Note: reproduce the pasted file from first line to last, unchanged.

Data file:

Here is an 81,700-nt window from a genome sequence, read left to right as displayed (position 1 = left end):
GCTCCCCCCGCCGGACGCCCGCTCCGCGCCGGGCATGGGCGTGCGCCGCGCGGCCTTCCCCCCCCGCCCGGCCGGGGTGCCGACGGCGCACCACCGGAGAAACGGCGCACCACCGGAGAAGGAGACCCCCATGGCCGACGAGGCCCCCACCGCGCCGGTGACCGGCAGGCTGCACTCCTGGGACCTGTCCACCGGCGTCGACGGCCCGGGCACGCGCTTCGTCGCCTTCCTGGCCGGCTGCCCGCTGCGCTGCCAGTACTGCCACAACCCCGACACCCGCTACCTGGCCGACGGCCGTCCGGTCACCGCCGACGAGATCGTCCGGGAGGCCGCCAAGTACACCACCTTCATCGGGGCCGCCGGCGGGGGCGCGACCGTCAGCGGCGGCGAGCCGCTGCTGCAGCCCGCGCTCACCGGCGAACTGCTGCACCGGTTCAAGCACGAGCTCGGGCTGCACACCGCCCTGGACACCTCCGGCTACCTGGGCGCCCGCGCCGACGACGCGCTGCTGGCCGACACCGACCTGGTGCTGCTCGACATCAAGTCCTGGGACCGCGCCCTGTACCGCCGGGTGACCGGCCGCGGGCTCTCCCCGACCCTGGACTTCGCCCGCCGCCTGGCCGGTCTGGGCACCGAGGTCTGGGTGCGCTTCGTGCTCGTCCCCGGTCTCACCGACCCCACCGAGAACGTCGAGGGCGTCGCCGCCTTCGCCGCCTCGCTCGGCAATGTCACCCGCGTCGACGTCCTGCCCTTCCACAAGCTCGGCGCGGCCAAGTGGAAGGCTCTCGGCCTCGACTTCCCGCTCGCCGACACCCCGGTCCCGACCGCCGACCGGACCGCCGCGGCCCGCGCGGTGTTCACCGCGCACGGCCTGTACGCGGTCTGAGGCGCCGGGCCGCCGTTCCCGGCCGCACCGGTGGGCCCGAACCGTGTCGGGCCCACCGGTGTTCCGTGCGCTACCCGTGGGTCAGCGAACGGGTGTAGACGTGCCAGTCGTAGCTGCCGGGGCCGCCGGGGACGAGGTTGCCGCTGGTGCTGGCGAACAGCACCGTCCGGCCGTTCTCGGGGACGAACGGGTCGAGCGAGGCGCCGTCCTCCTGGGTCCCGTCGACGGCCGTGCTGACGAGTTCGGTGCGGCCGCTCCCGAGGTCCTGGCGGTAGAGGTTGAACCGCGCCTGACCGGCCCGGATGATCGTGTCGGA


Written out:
Here is an 81,700-nt window from a genome sequence, read left to right as displayed (position 1 = left end):
GCTCCCCCCGCCGGACGCCCGCTCCGCGCCGGGCATGGGCGTGCGCCGCGCGGCCTTCCCCCCCCGCCCGGCCGGGGTGCCGACGGCGCACCACCGGAGAAACGGCGCACCACCGGAGAAGGAGACCCCCATGGCCGACGAGGCCCCCACCGCGCCGGTGACCGGCAGGCTGCACTCCTGGGACCTGTCCACCGGCGTCGACGGCCCGGGCACGCGCTTCGTCGCCTTCCTGGCCGGCTGCCCGCTGCGCTGCCAGTACTGCCACAACCCCGACACCCGCTACCTGGCCGACGGCCGTCCGGTCACCGCCGACGAGATCGTCCGGGAGGCCGCCAAGTACACCACCTTCATCGGGGCCGCCGGCGGGGGCGCGACCGTCAGCGGCGGCGAGCCGCTGCTGCAGCCCGCGCTCACCGGCGAACTGCTGCACCGGTTCAAGCACGAGCTCGGGCTGCACACCGCCCTGGACACCTCCGGCTACCTGGGCGCCCGCGCCGACGACGCGCTGCTGGCCGACACCGACCTGGTGCTGCTCGACATCAAGTCCTGGGACCGCGCCCTGTACCGCCGGGTGACCGGCCGCGGGCTCTCCCCGACCCTGGACTTCGCCCGCCGCCTGGCCGGTCTGGGCACCGAGGTCTGGGTGCGCTTCGTGCTCGTCCCCGGTCTCACCGACCCCACCGAGAACGTCGAGGGCGTCGCCGCCTTCGCCGCCTCGCTCGGCAATGTCACCCGCGTCGACGTCCTGCCCTTCCACAAGCTCGGCGCGGCCAAGTGGAAGGCTCTCGGCCTCGACTTCCCGCTCGCCGACACCCCGGTCCCGACCGCCGACCGGACCGCCGCGGCCCGCGCGGTGTTCACCGCGCACGGCCTGTACGCGGTCTGAGGCGCCGGGCCGCCGTTCCCGGCCGCACCGGTGGGCCCGAACCGTGTCGGGCCCACCGGTGTTCCGTGCGCTACCCGTGGGTCAGCGAACGGGTGTAGACGTGCCAGTCGTAGCTGCCGGGGCCGCCGGGGACGAGGTTGCCGCTGGTGCTGGCGAACAGCACCGTCCGGCCGTTCTCGGGGACGAACGGGTCGAGCGAGGCGCCGTCCTCCTGGGTCCCGTCGACGGCCGTGCTGACGAGTTCGGTGCGGCCGCTCCCGAGGTCCTGGCGGTAGAGGTTGAACCGCGCCTGACCGGCCCGGATGATCGTGTCGGA